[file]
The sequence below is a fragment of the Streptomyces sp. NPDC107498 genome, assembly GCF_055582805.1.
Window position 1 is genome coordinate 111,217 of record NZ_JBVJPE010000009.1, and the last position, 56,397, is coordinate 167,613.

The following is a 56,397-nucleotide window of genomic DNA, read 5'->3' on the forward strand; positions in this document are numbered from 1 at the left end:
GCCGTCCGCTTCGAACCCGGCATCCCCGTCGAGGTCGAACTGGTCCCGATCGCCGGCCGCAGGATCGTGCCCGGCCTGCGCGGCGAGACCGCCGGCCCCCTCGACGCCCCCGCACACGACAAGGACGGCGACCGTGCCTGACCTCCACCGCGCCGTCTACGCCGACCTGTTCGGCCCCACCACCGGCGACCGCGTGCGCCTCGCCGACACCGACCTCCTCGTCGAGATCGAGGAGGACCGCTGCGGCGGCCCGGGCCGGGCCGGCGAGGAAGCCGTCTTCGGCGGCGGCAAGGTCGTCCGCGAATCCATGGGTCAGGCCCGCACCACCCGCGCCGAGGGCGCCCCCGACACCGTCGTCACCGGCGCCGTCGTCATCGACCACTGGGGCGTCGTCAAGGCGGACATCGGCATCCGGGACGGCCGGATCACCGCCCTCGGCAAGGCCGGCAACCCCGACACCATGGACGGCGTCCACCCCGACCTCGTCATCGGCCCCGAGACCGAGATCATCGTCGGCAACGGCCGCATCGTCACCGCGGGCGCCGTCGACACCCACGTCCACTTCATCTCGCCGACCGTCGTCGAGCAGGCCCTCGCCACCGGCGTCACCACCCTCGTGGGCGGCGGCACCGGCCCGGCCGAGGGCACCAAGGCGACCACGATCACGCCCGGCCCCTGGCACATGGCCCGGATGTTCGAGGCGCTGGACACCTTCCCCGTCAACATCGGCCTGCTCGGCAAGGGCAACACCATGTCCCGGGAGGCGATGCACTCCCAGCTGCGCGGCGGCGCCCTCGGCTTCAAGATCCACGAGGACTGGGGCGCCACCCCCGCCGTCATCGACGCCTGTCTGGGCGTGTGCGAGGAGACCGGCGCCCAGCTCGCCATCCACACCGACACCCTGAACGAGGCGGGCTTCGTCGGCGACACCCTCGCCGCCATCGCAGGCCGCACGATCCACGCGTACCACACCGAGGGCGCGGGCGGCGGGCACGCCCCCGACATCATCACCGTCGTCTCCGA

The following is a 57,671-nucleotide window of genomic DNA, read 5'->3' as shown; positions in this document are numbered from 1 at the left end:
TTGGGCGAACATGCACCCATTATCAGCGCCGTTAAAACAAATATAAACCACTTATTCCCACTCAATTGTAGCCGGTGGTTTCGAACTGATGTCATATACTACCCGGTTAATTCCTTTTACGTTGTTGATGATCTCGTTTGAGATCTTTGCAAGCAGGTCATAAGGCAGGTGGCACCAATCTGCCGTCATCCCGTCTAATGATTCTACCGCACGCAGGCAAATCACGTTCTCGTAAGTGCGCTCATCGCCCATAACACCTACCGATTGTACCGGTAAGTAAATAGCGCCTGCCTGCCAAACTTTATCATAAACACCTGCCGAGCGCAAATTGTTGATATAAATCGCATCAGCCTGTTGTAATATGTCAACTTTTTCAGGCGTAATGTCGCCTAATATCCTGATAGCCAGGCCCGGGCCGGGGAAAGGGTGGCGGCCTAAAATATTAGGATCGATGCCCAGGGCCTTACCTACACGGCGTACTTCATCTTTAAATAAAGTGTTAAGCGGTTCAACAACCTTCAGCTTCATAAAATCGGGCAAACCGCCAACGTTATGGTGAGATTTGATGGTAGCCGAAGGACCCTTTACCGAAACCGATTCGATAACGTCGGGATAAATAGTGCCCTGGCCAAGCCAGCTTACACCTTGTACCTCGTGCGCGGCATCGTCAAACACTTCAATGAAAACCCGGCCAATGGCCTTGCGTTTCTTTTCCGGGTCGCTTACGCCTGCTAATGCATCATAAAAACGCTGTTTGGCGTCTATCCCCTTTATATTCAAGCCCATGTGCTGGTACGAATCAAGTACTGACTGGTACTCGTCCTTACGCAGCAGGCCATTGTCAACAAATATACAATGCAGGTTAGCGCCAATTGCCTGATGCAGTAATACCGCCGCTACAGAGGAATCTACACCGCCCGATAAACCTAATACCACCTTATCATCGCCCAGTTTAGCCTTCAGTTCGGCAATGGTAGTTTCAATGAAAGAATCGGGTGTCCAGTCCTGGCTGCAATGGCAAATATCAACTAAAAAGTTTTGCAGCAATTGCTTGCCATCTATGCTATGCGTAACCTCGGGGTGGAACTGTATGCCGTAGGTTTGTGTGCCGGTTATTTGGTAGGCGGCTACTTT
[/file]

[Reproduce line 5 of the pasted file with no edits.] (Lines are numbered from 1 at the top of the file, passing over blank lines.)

The following is a 57,671-nucleotide window of genomic DNA, read 5'->3' as shown; positions in this document are numbered from 1 at the left end: